Adrenomedullin Is Associated With Surgical Trauma and Impaired Renal Function in Vascular Surgery Patients


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Abstract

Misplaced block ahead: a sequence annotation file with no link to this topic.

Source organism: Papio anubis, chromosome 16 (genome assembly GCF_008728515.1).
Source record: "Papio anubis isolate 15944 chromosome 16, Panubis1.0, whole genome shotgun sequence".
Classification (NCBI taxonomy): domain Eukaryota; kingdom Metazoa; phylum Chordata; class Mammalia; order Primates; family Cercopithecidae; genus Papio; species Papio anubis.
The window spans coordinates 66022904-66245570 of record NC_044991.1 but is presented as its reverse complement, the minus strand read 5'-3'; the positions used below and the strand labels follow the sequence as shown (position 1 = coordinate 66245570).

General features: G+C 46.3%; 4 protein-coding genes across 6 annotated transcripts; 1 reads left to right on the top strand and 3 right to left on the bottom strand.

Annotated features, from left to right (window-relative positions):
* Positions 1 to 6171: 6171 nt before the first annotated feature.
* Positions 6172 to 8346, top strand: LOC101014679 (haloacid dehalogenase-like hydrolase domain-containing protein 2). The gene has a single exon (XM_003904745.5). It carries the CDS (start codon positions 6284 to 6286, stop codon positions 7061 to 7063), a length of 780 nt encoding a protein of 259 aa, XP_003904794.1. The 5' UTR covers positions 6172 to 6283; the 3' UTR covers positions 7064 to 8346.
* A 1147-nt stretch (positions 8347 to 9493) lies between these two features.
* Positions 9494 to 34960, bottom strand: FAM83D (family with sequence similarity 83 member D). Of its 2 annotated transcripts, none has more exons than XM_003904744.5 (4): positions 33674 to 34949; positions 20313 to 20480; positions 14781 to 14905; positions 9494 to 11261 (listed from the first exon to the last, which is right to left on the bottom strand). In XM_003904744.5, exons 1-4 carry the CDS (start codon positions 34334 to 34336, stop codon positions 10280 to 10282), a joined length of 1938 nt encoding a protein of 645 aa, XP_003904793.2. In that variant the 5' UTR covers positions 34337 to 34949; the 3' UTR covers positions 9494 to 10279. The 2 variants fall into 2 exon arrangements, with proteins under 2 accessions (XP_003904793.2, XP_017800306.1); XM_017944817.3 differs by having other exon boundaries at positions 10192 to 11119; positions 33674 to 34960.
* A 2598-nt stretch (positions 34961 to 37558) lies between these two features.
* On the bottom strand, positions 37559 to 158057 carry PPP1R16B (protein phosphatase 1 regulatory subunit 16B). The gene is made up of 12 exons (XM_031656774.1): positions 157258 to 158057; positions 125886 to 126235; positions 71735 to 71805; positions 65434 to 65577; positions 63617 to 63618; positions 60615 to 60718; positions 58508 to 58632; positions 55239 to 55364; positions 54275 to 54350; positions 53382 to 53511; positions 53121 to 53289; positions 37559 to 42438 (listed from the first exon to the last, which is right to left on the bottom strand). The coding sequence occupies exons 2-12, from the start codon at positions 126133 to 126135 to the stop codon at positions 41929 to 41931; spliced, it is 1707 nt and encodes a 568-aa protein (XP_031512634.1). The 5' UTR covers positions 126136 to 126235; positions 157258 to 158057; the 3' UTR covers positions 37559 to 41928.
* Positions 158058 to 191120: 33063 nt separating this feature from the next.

Background:Patients undergoing vascular surgery are prone to perioperative organ injury because of both higher prevalence of cardiovascular risk factors and the extent of surgery. Early detection of organ failure is essential to facilitate appropriate medical care. Midregional pro-adrenomedullin (MR-proADM) has been investigated in acute medical care settings to guide clinical decision-making regarding patient pathways and to identify patients prone to imminent cardiovascular or inflammatory complications. In this study, we evaluated the impact of perioperative MR-proADM levels as an early marker of perioperative cardiovascular and inflammatory stress reactions and kidney injury.Methods:The study was conducted as a monocentric, prospective, noninterventional trial at Hannover Medical School, Germany. A total of 454 consecutive patients who underwent open vascular surgery were followed from the day prior to until 30 days after surgery. The composite primary end point was defined as the occurrence of major adverse cardiac events (MACEs), acute kidney injury (AKI), or systemic inflammatory response syndrome (SIRS). Measurements were correlated with both medical history and postoperative MACE, AKI, or SIRS using univariate and multivariate regression analysis.Results:One hundred thirty-nine (31%) of the patients reached the primary end point within the study interval. Midregional pro-adrenomedullin change was associated with the combined primary end point and with the intensity of surgical trauma. Midregional pro-adrenomedullin change was increased in patients reaching the secondary end points, SIRS (optimal cutoff: 0.2 nmol/L) and AKI (optimal cutoff: 0.7 nmol/L), but not in patients with MACEs.Conclusion:Increased levels of MR-proADM within the perioperative setting (1) were linked to the invasiveness of surgery and (2) identified patients with ongoing loss of renal function. Increased MR-proADM levels may therefore identify a subgroup of patients prone to excessive cardiovascular stress but did not directly correlate with adverse cardiac events. Consistently low levels of MR-proADM may identify a subgroup of patients with acceptable low risk to guide discharge from high-density care units.

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